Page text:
I also agree with Sandbu on the future role of the three big European powers. Germany is right in demanding political centralisation in exchange for fiscal mutualisation. Not least because it does not want to be the leader of the Eurozone. France has always taken this role. But where is the Grande Nation? Sandbu is right in pointing out that if France really wants to create Eurobonds it can do so with its Mediterranean partners. This would put Germany in a corner. Finally, Sandbu is also right when he argues that the UK should join the euro. This is highly controversial at a time of a possible Brexit. But analysed it from a strategic point of view, London needs a stable and united Eurozone, and if this is achieved it might as well want to shape it from the inside.
Where I disagree with Sandbu is as regards the following. Unfortunately, like most orthodox analysts, he does not conceptualise the nature of money. And this is necessary when writing a book about the euro! Sandbu’s work follows the conventional understanding that money is a neutral medium of account, unit of account and store of value. As a declared Chartalist, I must disagree. Money is always a unit of account established, and if necessary imposed, by a political authority. In modern times it is sovereign credit. So Sandbu’s vision that the Eurozone does not need to develop into a fiscal union appears flawed.
This becomes obvious when we look back (or forward) at the possibility of a Greek default. The political economy of debt restructuring is always very tough. Money is a social relationship between a debtor and a creditor, and usually the latter has the upper hand. As Sandbu recognises, Europe has a problem. Its banks are too large and its divided sovereigns are too small. ‘Europe’s top ten banks alone hold assets worth €15 trillion, or 122 per cent of EU GDP; in the United States, that ratio is 44 per cent’ (p. 86). This explains why European leaders decided to bail out the banks. They are just too big to fail, and too powerful to intimidate. This is why the Eurozone needs a stronger and larger sovereign.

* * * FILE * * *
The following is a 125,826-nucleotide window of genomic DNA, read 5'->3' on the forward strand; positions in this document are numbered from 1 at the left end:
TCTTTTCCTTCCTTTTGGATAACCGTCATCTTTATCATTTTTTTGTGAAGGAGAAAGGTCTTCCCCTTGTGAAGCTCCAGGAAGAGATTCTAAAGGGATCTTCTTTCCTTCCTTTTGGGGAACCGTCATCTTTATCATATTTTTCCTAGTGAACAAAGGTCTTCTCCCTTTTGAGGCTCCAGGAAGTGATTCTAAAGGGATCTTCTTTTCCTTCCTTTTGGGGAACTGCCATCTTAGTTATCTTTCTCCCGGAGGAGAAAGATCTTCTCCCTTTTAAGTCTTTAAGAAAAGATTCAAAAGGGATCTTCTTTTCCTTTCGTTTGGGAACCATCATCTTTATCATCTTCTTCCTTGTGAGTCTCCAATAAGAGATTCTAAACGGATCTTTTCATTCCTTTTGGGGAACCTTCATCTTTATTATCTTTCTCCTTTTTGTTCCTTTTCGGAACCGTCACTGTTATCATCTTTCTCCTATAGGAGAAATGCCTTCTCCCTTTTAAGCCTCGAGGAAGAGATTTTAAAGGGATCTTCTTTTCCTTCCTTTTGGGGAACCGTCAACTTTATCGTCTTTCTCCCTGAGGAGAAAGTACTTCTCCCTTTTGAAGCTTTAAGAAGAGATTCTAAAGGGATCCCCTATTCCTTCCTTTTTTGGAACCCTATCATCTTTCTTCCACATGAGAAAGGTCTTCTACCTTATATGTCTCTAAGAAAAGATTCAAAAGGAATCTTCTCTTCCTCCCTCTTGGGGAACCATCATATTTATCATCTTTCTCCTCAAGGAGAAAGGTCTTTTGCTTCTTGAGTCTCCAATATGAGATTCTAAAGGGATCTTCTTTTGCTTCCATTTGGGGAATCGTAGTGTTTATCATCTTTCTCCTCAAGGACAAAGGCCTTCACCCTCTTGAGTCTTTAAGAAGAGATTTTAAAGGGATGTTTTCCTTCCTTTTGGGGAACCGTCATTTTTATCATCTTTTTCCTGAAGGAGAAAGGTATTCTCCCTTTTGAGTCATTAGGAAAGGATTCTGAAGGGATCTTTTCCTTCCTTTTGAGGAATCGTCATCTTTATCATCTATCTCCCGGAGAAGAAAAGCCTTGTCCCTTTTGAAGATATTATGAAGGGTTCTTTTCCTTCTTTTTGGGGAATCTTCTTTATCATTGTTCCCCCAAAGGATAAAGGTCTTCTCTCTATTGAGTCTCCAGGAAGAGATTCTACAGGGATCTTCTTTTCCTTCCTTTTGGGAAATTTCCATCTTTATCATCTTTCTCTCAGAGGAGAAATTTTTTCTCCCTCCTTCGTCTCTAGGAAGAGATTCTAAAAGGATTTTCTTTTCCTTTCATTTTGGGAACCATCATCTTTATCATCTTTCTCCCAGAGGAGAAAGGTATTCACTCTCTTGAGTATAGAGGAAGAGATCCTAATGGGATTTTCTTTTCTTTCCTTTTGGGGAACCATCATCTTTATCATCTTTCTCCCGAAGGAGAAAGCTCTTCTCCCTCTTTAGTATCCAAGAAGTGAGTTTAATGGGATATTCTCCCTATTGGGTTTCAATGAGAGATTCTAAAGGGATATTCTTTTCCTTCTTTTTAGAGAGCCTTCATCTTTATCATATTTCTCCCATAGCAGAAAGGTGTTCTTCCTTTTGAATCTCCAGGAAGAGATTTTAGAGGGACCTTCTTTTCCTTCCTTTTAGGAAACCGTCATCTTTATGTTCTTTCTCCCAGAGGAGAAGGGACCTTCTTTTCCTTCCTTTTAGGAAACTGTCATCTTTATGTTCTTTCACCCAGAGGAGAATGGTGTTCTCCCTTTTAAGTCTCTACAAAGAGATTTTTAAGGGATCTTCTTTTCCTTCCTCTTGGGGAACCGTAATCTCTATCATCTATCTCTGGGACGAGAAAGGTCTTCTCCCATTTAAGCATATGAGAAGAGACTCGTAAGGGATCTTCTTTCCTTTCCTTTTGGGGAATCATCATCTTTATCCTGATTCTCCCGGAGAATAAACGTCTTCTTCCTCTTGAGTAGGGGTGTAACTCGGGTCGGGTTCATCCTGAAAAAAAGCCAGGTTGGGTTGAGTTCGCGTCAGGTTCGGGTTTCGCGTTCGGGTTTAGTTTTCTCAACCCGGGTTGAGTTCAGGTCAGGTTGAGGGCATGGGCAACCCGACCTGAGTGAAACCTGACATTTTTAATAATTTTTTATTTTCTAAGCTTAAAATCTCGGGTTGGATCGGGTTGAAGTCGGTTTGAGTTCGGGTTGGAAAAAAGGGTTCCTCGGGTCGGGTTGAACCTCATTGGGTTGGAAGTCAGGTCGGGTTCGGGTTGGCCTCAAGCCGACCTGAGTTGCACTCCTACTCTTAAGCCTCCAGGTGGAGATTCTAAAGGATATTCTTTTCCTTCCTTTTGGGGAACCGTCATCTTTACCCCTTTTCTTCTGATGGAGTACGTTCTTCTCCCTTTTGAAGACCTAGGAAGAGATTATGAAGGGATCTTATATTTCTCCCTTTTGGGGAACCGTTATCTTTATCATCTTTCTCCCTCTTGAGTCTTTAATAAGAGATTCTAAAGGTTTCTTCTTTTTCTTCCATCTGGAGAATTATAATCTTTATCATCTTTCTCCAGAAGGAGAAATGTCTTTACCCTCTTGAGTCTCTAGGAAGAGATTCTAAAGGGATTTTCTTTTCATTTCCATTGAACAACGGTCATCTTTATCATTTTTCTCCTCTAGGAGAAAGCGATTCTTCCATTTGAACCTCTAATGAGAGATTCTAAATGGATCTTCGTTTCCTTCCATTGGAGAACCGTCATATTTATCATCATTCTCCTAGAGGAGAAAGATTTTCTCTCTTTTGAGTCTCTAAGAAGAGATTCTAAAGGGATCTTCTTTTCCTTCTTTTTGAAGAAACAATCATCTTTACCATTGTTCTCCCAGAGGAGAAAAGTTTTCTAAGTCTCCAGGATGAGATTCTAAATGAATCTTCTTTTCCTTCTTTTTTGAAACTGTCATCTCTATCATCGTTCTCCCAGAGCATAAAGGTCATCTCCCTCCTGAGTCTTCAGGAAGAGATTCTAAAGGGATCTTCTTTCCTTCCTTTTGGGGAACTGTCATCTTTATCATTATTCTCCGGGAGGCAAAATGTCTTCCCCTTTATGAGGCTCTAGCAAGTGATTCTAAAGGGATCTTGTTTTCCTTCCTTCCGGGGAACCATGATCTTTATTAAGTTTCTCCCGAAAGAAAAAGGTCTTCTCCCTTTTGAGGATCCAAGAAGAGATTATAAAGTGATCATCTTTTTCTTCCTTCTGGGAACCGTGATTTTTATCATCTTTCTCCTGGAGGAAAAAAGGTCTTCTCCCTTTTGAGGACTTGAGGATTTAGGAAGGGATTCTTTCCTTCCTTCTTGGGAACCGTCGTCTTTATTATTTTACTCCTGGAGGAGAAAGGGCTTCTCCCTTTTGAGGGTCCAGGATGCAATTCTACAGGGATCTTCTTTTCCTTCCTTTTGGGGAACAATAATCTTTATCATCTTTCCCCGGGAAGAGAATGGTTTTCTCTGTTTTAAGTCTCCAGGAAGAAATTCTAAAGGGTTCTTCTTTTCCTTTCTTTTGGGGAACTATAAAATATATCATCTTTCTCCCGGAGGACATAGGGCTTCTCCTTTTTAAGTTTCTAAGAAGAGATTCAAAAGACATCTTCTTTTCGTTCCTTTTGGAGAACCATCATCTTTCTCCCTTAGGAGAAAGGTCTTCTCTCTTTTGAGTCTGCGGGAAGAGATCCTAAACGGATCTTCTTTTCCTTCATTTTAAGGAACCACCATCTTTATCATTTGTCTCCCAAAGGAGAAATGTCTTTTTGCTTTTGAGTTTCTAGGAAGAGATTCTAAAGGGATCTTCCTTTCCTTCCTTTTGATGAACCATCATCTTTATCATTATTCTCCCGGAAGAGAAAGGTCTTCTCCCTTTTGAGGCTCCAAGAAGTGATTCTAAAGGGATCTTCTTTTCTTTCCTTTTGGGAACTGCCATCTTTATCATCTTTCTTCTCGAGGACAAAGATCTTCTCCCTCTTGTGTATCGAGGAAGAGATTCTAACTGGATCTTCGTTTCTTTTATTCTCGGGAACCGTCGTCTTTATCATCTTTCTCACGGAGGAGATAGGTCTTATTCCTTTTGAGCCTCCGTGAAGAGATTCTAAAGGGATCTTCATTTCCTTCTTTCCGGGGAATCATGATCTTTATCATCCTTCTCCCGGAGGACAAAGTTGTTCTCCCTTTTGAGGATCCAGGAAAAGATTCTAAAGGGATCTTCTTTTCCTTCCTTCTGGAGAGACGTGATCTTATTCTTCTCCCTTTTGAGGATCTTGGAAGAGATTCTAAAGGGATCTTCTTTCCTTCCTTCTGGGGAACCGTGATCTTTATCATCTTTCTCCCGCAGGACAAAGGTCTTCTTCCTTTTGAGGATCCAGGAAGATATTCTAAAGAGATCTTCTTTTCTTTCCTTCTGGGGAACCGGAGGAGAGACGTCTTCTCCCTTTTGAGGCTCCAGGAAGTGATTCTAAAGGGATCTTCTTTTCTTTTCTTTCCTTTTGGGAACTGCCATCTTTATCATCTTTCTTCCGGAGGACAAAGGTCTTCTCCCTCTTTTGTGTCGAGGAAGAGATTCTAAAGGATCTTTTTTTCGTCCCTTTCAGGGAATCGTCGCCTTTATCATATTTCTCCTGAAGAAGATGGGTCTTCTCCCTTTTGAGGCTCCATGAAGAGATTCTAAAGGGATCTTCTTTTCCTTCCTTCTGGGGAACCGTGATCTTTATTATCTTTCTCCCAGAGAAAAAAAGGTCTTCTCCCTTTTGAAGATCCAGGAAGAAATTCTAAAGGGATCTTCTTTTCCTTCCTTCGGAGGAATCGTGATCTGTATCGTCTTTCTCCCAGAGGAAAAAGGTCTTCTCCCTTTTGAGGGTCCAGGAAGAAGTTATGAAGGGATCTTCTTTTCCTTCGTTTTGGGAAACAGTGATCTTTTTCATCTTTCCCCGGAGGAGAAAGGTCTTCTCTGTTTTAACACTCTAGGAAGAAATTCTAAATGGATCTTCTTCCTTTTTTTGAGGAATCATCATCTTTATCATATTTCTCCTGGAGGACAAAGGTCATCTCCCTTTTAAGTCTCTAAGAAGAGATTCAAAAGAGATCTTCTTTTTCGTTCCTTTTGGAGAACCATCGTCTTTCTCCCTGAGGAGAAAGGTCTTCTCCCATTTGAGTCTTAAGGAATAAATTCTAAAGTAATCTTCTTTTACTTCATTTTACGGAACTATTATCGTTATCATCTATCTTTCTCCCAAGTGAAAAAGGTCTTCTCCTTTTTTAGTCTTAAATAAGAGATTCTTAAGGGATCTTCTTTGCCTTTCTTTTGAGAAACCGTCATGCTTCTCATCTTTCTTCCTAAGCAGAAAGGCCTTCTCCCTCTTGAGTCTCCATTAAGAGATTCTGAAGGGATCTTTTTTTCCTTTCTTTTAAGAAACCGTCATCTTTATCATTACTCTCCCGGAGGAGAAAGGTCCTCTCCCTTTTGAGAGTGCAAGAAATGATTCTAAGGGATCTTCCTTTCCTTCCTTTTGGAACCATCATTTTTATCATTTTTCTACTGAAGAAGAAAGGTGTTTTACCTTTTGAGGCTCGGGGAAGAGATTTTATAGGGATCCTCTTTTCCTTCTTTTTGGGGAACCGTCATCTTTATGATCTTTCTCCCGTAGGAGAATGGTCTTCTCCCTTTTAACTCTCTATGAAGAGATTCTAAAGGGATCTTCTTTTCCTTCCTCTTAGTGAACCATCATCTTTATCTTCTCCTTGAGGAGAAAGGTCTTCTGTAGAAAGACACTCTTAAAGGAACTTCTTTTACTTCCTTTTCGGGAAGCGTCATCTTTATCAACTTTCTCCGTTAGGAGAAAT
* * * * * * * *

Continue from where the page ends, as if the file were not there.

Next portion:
Sandbu’s final proposal is to create a Maastricht Treaty 2.0 where the no bail-out rule is properly enforced. In other words, countries should be able to default within the Eurozone. Interestingly, in this Maastricht 2.0 arrangement there would not be a Growth and Stability Pact anymore. Eurozone countries would have levels of debt and annual deficits at their discretion, with the understanding that if they lose the confidence of the international investors, they will not be saved. The apparent beauty of this proposal is that fiscal sovereignty would be restored. For good or bad. If there is a balance-of-payments crisis due to overspending, the adjustment would be swift and brutal.
The question is: would the rest of the Eurozone sit back and watch how Greece or Italy default (bringing down with them one or two European banks) and suffer a devastating sudden stop? No. Relentlessly, history shows that when there is a systemic financial crisis the sovereign steps in to clean up the mess. The Eurozone is no exception. Mario Draghi knows it, because as Sandbu recognises, it was Angela Merkel –not him– who saved the Euro. If the Eurozone wants to have an integrated financial market, with giant transnational European banks, it will need to create a large sovereign to stabilise the system. So, yes, the euro remains an orphan who still misses his parents.